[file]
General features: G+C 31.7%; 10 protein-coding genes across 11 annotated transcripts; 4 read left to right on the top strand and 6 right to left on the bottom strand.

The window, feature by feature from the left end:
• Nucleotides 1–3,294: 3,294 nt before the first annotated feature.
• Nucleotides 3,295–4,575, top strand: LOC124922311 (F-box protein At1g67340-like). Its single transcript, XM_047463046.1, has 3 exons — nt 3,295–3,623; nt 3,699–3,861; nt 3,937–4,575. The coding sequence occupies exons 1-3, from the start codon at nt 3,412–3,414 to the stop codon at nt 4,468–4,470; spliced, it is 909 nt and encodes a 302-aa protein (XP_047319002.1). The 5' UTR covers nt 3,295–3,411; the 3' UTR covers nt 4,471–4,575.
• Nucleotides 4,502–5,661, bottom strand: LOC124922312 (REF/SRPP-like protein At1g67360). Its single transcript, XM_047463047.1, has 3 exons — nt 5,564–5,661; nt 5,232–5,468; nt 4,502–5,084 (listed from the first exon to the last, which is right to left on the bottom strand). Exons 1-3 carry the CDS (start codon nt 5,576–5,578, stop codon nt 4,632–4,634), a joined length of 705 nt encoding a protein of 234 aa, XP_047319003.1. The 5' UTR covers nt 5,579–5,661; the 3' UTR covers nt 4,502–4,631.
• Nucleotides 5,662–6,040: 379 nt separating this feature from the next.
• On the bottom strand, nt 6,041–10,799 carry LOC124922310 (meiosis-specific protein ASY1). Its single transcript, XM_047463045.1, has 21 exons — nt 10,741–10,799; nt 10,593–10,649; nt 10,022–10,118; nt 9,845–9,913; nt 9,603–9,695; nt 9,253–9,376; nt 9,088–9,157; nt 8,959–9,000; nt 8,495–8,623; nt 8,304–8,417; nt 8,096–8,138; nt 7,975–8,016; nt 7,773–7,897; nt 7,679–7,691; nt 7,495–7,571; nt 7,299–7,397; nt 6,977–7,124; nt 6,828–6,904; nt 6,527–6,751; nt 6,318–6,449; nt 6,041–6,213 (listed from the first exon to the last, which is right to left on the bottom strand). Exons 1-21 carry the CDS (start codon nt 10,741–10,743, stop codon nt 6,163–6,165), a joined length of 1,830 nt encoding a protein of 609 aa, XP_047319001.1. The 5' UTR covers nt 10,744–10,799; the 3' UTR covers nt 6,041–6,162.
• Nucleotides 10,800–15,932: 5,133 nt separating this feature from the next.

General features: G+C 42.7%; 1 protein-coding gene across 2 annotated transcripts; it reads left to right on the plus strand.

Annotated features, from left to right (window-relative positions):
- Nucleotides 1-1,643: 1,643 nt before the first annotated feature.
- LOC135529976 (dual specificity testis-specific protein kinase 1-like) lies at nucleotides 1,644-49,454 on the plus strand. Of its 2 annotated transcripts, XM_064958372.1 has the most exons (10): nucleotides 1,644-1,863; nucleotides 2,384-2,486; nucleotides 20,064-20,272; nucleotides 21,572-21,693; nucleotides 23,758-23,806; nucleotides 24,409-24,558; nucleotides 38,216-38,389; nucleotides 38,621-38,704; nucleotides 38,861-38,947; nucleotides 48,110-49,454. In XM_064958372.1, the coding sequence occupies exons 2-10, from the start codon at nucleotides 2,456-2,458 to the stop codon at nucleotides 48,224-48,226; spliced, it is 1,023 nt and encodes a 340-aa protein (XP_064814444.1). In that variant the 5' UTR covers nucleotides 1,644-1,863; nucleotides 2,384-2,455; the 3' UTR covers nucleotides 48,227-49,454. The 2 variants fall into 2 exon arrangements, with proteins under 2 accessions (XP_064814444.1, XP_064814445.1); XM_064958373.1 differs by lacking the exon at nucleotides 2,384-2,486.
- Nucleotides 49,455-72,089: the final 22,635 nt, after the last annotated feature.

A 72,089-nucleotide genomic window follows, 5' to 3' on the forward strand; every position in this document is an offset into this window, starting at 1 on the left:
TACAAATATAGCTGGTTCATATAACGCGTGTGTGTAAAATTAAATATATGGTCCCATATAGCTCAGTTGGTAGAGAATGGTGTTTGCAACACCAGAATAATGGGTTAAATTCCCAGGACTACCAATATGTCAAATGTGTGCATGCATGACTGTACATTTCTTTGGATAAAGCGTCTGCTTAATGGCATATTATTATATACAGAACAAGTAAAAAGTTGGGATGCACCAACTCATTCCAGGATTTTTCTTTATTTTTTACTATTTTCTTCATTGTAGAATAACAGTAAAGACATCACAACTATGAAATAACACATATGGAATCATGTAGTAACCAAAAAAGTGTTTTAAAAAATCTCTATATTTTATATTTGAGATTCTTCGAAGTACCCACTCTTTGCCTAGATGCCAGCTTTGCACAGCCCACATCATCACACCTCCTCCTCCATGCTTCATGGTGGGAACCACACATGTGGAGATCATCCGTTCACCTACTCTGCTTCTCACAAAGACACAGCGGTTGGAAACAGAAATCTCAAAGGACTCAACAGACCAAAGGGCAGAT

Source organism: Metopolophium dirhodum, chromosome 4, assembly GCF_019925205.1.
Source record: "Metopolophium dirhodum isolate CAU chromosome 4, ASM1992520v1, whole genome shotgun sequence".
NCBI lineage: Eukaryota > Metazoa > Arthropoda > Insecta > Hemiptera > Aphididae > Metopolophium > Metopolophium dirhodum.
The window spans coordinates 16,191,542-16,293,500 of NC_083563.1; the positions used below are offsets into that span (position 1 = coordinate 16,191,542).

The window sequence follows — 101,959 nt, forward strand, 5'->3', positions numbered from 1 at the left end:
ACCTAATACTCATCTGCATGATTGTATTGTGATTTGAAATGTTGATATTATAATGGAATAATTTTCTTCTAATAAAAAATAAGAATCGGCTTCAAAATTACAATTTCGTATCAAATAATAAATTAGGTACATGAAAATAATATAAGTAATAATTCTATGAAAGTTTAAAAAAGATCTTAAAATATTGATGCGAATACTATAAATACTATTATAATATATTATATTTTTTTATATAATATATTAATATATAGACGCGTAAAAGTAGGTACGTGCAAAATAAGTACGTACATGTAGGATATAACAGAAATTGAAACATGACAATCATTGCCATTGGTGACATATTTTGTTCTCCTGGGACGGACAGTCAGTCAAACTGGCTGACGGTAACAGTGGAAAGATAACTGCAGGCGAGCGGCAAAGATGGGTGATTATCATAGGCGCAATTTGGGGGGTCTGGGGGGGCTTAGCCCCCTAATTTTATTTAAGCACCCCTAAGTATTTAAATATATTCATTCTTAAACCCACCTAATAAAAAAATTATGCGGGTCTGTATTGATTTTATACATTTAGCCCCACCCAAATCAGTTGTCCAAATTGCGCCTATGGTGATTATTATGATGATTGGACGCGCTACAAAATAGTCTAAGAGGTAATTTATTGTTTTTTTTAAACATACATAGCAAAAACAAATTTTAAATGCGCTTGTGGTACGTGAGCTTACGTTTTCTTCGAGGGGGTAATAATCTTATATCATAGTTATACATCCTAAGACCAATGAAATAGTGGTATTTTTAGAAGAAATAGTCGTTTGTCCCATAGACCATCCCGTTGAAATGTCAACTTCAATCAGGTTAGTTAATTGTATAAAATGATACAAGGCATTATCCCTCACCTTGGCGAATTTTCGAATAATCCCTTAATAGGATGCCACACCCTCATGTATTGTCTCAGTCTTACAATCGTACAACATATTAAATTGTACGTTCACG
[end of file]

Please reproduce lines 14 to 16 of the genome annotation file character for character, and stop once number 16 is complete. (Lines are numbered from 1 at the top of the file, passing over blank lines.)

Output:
A 72,089-nucleotide genomic window follows, 5' to 3' on the forward strand; every position in this document is an offset into this window, starting at 1 on the left:
TACAAATATAGCTGGTTCATATAACGCGTGTGTGTAAAATTAAATATATGGTCCCATATAGCTCAGTTGGTAGAGAATGGTGTTTGCAACACCAGAATAATGGGTTAAATTCCCAGGACTACCAATATGTCAAATGTGTGCATGCATGACTGTACATTTCTTTGGATAAAGCGTCTGCTTAATGGCATATTATTATATACAGAACAAGTAAAAAGTTGGGATGCACCAACTCATTCCAGGATTTTTCTTTATTTTTTACTATTTTCTTCATTGTAGAATAACAGTAAAGACATCACAACTATGAAATAACACATATGGAATCATGTAGTAACCAAAAAAGTGTTTTAAAAAATCTCTATATTTTATATTTGAGATTCTTCGAAGTACCCACTCTTTGCCTAGATGCCAGCTTTGCACAGCCCACATCATCACACCTCCTCCTCCATGCTTCATGGTGGGAACCACACATGTGGAGATCATCCGTTCACCTACTCTGCTTCTCACAAAGACACAGCGGTTGGAAACAGAAATCTCAAAGGACTCAACAGACCAAAGGGCAGAT

Source organism: Metopolophium dirhodum, chromosome 4, assembly GCF_019925205.1.